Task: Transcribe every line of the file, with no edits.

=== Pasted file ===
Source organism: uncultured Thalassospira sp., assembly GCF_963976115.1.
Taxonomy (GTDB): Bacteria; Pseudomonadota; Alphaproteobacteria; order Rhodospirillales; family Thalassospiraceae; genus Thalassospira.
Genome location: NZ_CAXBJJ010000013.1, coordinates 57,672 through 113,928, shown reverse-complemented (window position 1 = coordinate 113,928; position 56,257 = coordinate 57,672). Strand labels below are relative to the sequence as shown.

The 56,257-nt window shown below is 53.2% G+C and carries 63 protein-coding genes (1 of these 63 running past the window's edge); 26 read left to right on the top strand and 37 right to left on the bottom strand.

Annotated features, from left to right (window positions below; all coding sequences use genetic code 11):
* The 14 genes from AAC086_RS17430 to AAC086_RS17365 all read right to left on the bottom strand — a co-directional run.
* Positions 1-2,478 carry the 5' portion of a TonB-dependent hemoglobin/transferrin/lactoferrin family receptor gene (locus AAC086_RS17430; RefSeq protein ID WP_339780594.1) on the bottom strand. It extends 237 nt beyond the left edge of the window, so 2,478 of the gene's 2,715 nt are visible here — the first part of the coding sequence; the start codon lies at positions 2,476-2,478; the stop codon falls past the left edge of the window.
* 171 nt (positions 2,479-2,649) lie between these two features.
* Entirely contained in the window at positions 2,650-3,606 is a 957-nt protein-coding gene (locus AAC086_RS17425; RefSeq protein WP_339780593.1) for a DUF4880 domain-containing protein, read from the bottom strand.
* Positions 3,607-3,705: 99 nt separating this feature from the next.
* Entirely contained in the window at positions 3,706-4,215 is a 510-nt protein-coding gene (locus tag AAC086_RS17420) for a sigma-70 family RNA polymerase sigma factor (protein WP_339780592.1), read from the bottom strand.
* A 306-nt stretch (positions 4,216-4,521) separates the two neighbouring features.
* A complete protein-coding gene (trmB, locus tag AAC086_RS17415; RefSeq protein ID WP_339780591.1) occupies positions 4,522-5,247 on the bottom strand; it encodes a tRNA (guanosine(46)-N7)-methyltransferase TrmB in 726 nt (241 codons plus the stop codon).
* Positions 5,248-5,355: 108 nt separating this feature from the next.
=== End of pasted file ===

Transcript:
Source organism: uncultured Thalassospira sp., assembly GCF_963976115.1.
Taxonomy (GTDB): Bacteria; Pseudomonadota; Alphaproteobacteria; order Rhodospirillales; family Thalassospiraceae; genus Thalassospira.
Genome location: NZ_CAXBJJ010000013.1, coordinates 57,672 through 113,928, shown reverse-complemented (window position 1 = coordinate 113,928; position 56,257 = coordinate 57,672). Strand labels below are relative to the sequence as shown.

The 56,257-nt window shown below is 53.2% G+C and carries 63 protein-coding genes (1 of these 63 running past the window's edge); 26 read left to right on the top strand and 37 right to left on the bottom strand.

Annotated features, from left to right (window positions below; all coding sequences use genetic code 11):
* The 14 genes from AAC086_RS17430 to AAC086_RS17365 all read right to left on the bottom strand — a co-directional run.
* Positions 1-2,478 carry the 5' portion of a TonB-dependent hemoglobin/transferrin/lactoferrin family receptor gene (locus AAC086_RS17430; RefSeq protein ID WP_339780594.1) on the bottom strand. It extends 237 nt beyond the left edge of the window, so 2,478 of the gene's 2,715 nt are visible here — the first part of the coding sequence; the start codon lies at positions 2,476-2,478; the stop codon falls past the left edge of the window.
* 171 nt (positions 2,479-2,649) lie between these two features.
* Entirely contained in the window at positions 2,650-3,606 is a 957-nt protein-coding gene (locus AAC086_RS17425; RefSeq protein WP_339780593.1) for a DUF4880 domain-containing protein, read from the bottom strand.
* Positions 3,607-3,705: 99 nt separating this feature from the next.
* Entirely contained in the window at positions 3,706-4,215 is a 510-nt protein-coding gene (locus tag AAC086_RS17420) for a sigma-70 family RNA polymerase sigma factor (protein WP_339780592.1), read from the bottom strand.
* A 306-nt stretch (positions 4,216-4,521) separates the two neighbouring features.
* A complete protein-coding gene (trmB, locus tag AAC086_RS17415; RefSeq protein ID WP_339780591.1) occupies positions 4,522-5,247 on the bottom strand; it encodes a tRNA (guanosine(46)-N7)-methyltransferase TrmB in 726 nt (241 codons plus the stop codon).
* Positions 5,248-5,355: 108 nt separating this feature from the next.